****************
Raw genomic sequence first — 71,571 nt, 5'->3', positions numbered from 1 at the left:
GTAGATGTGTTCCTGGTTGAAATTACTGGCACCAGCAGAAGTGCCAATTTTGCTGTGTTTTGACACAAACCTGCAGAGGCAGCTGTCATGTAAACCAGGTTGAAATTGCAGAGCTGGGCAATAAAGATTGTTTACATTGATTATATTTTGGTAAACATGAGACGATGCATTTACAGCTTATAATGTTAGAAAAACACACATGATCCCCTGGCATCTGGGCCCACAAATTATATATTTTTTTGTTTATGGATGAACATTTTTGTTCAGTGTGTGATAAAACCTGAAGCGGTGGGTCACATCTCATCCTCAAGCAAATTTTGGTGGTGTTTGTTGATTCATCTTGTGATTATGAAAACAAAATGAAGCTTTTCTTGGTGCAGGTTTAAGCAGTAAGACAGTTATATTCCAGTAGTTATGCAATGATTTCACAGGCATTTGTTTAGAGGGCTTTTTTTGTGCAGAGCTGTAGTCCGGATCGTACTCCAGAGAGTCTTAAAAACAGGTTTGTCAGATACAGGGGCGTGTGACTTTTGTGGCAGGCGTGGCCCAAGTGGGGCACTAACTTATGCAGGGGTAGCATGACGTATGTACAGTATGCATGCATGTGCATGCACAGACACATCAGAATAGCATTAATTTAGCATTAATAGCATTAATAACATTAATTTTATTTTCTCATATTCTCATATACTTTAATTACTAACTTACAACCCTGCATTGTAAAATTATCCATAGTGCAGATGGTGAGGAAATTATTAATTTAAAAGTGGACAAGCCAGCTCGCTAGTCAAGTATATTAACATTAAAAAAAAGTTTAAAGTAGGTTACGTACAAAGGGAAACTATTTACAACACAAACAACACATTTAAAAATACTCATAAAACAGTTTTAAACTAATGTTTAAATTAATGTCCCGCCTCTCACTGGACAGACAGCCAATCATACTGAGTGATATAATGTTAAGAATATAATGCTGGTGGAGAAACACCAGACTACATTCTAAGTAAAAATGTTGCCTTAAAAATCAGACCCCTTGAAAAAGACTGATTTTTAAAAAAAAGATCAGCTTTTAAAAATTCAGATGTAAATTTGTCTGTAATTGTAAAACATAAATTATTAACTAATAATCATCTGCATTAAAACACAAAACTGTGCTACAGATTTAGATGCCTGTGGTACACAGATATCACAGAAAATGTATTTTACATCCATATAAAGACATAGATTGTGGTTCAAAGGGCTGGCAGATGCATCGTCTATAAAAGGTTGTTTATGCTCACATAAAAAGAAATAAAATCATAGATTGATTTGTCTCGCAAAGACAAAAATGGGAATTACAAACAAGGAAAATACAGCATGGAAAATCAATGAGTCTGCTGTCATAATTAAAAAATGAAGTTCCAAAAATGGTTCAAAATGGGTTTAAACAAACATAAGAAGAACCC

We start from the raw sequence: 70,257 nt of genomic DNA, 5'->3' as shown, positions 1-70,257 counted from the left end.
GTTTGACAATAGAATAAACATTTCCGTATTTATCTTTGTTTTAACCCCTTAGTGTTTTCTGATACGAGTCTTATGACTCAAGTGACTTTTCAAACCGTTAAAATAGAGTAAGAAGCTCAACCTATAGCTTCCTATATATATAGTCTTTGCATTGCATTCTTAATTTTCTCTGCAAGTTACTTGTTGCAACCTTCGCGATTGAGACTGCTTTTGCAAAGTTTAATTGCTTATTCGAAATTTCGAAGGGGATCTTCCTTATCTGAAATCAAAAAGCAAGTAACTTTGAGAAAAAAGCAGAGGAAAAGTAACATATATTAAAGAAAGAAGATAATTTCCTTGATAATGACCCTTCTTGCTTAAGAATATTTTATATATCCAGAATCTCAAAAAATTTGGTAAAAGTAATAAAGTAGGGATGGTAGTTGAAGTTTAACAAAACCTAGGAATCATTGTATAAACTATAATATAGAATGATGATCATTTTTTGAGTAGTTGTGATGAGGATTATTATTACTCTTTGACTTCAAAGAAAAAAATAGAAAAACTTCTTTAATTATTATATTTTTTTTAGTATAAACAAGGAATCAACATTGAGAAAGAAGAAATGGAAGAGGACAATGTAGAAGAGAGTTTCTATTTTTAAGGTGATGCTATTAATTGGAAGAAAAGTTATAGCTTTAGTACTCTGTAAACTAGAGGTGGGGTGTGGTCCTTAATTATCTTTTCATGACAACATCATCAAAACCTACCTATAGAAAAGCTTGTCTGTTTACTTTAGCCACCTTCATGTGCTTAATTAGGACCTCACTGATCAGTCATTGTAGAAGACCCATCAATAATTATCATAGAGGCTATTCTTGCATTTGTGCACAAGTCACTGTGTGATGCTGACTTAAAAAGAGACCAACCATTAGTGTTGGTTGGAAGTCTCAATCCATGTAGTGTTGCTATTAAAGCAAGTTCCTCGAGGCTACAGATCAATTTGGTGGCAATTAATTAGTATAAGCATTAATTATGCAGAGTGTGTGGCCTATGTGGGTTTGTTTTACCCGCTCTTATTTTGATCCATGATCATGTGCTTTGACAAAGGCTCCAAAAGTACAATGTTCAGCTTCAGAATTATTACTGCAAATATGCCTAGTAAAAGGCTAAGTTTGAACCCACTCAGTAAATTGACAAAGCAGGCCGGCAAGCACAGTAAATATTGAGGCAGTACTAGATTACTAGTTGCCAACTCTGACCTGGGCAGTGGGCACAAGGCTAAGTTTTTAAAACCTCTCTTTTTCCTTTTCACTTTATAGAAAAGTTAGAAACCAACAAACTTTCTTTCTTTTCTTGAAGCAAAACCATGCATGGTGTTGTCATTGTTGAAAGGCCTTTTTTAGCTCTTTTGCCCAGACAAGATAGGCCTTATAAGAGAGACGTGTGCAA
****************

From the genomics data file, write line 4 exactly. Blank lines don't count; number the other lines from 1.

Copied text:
GTTTGACAATAGAATAAACATTTCCGTATTTATCTTTGTTTTAACCCCTTAGTGTTTTCTGATACGAGTCTTATGACTCAAGTGACTTTTCAAACCGTTAAAATAGAGTAAGAAGCTCAACCTATAGCTTCCTATATATATAGTCTTTGCATTGCATTCTTAATTTTCTCTGCAAGTTACTTGTTGCAACCTTCGCGATTGAGACTGCTTTTGCAAAGTTTAATTGCTTATTCGAAATTTCGAAGGGGATCTTCCTTATCTGAAATCAAAAAGCAAGTAACTTTGAGAAAAAAGCAGAGGAAAAGTAACATATATTAAAGAAAGAAGATAATTTCCTTGATAATGACCCTTCTTGCTTAAGAATATTTTATATATCCAGAATCTCAAAAAATTTGGTAAAAGTAATAAAGTAGGGATGGTAGTTGAAGTTTAACAAAACCTAGGAATCATTGTATAAACTATAATATAGAATGATGATCATTTTTTGAGTAGTTGTGATGAGGATTATTATTACTCTTTGACTTCAAAGAAAAAAATAGAAAAACTTCTTTAATTATTATATTTTTTTTAGTATAAACAAGGAATCAACATTGAGAAAGAAGAAATGGAAGAGGACAATGTAGAAGAGAGTTTCTATTTTTAAGGTGATGCTATTAATTGGAAGAAAAGTTATAGCTTTAGTACTCTGTAAACTAGAGGTGGGGTGTGGTCCTTAATTATCTTTTCATGACAACATCATCAAAACCTACCTATAGAAAAGCTTGTCTGTTTACTTTAGCCACCTTCATGTGCTTAATTAGGACCTCACTGATCAGTCATTGTAGAAGACCCATCAATAATTATCATAGAGGCTATTCTTGCATTTGTGCACAAGTCACTGTGTGATGCTGACTTAAAAAGAGACCAACCATTAGTGTTGGTTGGAAGTCTCAATCCATGTAGTGTTGCTATTAAAGCAAGTTCCTCGAGGCTACAGATCAATTTGGTGGCAATTAATTAGTATAAGCATTAATTATGCAGAGTGTGTGGCCTATGTGGGTTTGTTTTACCCGCTCTTATTTTGATCCATGATCATGTGCTTTGACAAAGGCTCCAAAAGTACAATGTTCAGCTTCAGAATTATTACTGCAAATATGCCTAGTAAAAGGCTAAGTTTGAACCCACTCAGTAAATTGACAAAGCAGGCCGGCAAGCACAGTAAATATTGAGGCAGTACTAGATTACTAGTTGCCAACTCTGACCTGGGCAGTGGGCACAAGGCTAAGTTTTTAAAACCTCTCTTTTTCCTTTTCACTTTATAGAAAAGTTAGAAACCAACAAACTTTCTTTCTTTTCTTGAAGCAAAACCATGCATGGTGTTGTCATTGTTGAAAGGCCTTTTTTAGCTCTTTTGCCCAGACAAGATAGGCCTTATAAGAGAGACGTGTGCAA